Seeking Relationship AdvicePosted: April 1, 2013
When we fight with our spouse or significant other, we want to vent about the problem to someone. We want to get our feelings off our chest, and if we’re mad at the one person we usually turn to, where do we go? Our parents? Siblings? Friends?
Here is one simple, but extremely important, rule for seeking relationship advice: talk to someone who is in the kind of relationship you want. It’s like that saying, you dress for the job you want, not the job you have. If you are wanting to get a promotion in your career, you wouldn’t seek advice from someone who is working at the level you’re at or someone who is working under you. Likely, they don’t have the experience or best knowledge that you need to move up in your career path. That knowledge and experience comes from seeking advice from those who have already been promoted.
That doesn’t mean that just because you’re married that you can’t have single friends anymore. But when we’re in a fight, my husband isn’t going to take advice from his bachelor friends who have never been married and don’t have children, and I’m not going to ask my girlfriends who are divorced what they think I should do. We still respect all of our friends and their relationship decisions and statuses. But if they aren’t on the same relationship path, they aren’t going to have the best knowledge and experience for us. Instead, we look to our parents who have been married for decades or other friends who are married with young children. Those are the ones who understand where we are at and how to overcome whatever our disagreement may be.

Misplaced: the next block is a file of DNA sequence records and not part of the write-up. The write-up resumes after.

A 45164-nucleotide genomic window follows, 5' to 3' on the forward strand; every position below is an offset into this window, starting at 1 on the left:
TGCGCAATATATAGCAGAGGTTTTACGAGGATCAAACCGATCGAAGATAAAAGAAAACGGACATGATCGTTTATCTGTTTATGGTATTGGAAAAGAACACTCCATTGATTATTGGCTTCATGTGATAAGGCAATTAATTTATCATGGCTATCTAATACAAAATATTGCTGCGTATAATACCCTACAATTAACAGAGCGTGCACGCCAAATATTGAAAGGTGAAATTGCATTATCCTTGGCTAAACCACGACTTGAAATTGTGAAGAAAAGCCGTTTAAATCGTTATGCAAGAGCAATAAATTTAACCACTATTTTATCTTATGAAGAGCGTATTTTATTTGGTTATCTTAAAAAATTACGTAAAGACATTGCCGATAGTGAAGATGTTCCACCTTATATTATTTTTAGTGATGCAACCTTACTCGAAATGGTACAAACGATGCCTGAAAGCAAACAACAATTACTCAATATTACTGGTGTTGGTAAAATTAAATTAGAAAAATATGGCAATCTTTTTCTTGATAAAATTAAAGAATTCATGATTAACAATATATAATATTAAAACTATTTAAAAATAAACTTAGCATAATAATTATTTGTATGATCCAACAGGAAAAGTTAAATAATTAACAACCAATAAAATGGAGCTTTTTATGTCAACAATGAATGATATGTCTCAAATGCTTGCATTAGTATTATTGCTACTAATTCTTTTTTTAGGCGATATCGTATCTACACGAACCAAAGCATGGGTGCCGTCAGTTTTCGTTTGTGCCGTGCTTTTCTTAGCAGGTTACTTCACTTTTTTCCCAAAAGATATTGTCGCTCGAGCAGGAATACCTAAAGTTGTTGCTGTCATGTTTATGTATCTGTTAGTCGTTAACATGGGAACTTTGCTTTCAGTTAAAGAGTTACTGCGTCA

What I’ve also noticed throughout the years is this: when I seek relationship advice from my single friends, I’m more likely to get sympathy and comments like, “I can’t believe he would do that! He shouldn’t say things like that! You’re so right to be angry about that!” But when I explain the situation to my married friends, I’m more like to get empathy and comments like, “Yes, I can understand how that might have made you feel. What if you tried approaching the situation like this? What can you do that might make the situation better?” When we are angry and emotional, we want justification. We want someone like our single friends to say, “Yes, you are right to be mad.” But that’s not always what our relationship needs, and it’s usually my friends who are in a generally happy and caring relationship that can give me the constructive advice that I need, rather than the emotional acceptance that I want.
My husband and I do not have a perfect relationship, but I know that by continually striving to understand each other, learn what we can do to defuse a situation rather than set it on fire, and seeking advice from others who have endured the same types of disagreements, we are growing a healthy and lasting marriage.
Whether it’s your relationship, your career, or just life in general, don’t seek advice from where you’ve been or where you are, but where you want to be.
Thanks for reading today!